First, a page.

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'Grace and Frankie' Tackles Mental Health With Laughs and Tears in Final Season

It’s the end of an era. Netflix’s longest-running original series, “Grace and Frankie,” starring Jane Fonda and Lily Tomlin, has dropped its seventh and final season, and I for one am kind of gutted about it. What began as a campy romp highlighting two older women that forge an unlikely friendship after being left by their respective husbands who have fallen in love with one another and want to get married has evolved into a poignant commentary on some really important and sometimes heavy subjects. The final season, while cleverly written and filled with laughs, tackles issues including trauma/intergenerational trauma, addiction, grief/loss, death, healthcare, and dealing with the decline of a loved one with memory loss due to dementia or Alzheimer’s.


There are two plot lines that tackle this head-on. The first is the fallout from Sol and Robert having their home burglarized. Sol in particular feels deeply violated and defaults to a trauma response of hyper-vigilance. Many of us who have experienced this kind of violation have a lot of trouble regaining a sense of control or security that we once felt we had. Sol acts out his hyper-vigilance by being angry with Robert for not having a similar response and for seemingly not taking his angst seriously. I know that when I am triggered and am met with dismissal or told that I’m overreacting, it just makes me defensive and angry, so I completely understand his reaction.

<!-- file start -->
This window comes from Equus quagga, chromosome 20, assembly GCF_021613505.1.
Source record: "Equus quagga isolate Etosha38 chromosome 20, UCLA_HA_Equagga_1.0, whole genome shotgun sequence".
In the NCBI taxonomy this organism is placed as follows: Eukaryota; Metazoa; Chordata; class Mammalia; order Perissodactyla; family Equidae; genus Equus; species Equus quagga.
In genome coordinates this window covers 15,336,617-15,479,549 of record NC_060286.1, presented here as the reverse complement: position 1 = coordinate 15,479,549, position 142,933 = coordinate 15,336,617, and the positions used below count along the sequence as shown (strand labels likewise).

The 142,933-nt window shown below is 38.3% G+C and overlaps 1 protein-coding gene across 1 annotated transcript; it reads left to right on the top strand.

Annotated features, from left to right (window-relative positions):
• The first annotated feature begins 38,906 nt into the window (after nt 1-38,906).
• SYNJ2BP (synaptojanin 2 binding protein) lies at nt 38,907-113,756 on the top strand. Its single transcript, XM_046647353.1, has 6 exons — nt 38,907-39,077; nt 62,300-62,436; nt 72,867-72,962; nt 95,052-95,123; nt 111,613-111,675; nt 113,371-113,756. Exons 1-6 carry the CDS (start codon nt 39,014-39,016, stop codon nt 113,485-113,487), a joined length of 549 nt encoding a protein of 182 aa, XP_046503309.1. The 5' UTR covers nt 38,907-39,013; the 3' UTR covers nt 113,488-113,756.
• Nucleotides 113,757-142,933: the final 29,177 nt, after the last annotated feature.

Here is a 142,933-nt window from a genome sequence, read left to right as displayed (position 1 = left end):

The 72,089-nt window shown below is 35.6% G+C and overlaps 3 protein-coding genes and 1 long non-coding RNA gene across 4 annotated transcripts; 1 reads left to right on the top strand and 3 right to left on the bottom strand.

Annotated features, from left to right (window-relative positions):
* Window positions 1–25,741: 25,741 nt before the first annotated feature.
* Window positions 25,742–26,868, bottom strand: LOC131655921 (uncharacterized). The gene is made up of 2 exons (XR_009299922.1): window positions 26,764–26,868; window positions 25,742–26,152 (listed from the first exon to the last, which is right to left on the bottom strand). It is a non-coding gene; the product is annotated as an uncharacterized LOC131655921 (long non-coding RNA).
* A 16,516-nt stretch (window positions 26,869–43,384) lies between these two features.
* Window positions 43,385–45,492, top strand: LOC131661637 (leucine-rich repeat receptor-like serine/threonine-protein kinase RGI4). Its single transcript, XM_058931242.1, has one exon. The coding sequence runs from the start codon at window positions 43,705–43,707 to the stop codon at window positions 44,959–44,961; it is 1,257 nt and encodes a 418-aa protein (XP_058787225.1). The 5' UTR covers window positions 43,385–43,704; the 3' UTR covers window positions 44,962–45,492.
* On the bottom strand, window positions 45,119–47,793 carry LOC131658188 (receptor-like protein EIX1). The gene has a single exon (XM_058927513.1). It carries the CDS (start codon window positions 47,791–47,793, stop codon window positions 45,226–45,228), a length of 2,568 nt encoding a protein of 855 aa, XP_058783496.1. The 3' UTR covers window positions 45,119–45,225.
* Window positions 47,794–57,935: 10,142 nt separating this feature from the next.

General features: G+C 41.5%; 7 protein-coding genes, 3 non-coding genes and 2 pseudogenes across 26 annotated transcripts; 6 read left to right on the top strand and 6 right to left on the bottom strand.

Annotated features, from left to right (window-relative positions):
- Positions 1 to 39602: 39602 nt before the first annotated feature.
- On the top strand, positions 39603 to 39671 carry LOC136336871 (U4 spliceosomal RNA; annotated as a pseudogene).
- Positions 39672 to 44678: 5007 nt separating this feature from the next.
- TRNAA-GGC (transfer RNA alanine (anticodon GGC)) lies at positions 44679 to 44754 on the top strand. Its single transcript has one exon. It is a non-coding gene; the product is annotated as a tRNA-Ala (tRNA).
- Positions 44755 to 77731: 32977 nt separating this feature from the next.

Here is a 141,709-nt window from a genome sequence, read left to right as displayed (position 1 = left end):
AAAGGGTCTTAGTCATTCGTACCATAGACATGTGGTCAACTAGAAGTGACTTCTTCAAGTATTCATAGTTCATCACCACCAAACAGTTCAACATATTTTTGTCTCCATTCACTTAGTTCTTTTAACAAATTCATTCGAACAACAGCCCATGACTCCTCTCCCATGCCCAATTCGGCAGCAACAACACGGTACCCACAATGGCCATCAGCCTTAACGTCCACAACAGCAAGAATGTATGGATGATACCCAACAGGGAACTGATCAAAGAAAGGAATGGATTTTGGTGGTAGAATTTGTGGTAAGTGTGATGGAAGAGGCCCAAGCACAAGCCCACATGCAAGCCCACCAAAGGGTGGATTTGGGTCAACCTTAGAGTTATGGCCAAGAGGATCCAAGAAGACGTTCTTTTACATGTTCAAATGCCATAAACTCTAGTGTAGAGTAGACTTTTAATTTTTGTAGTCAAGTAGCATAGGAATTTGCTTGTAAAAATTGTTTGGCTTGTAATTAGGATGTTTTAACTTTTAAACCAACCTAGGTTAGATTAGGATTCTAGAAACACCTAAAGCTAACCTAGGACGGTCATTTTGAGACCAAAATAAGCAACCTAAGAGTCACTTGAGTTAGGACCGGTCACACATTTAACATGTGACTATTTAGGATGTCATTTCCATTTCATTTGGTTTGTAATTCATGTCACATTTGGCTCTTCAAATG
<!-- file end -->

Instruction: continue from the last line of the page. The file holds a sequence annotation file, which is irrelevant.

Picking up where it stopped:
The second plot line that deals with trauma is Grace’s tragic loss of her father as a child when he drowned in the ocean close to his 40th birthday. She and her brother have been estranged for years because of this, and when Grace all of a sudden starts having cravings for a childhood dish that she

life feelings parents

Jane Fonda Lily Tomlin


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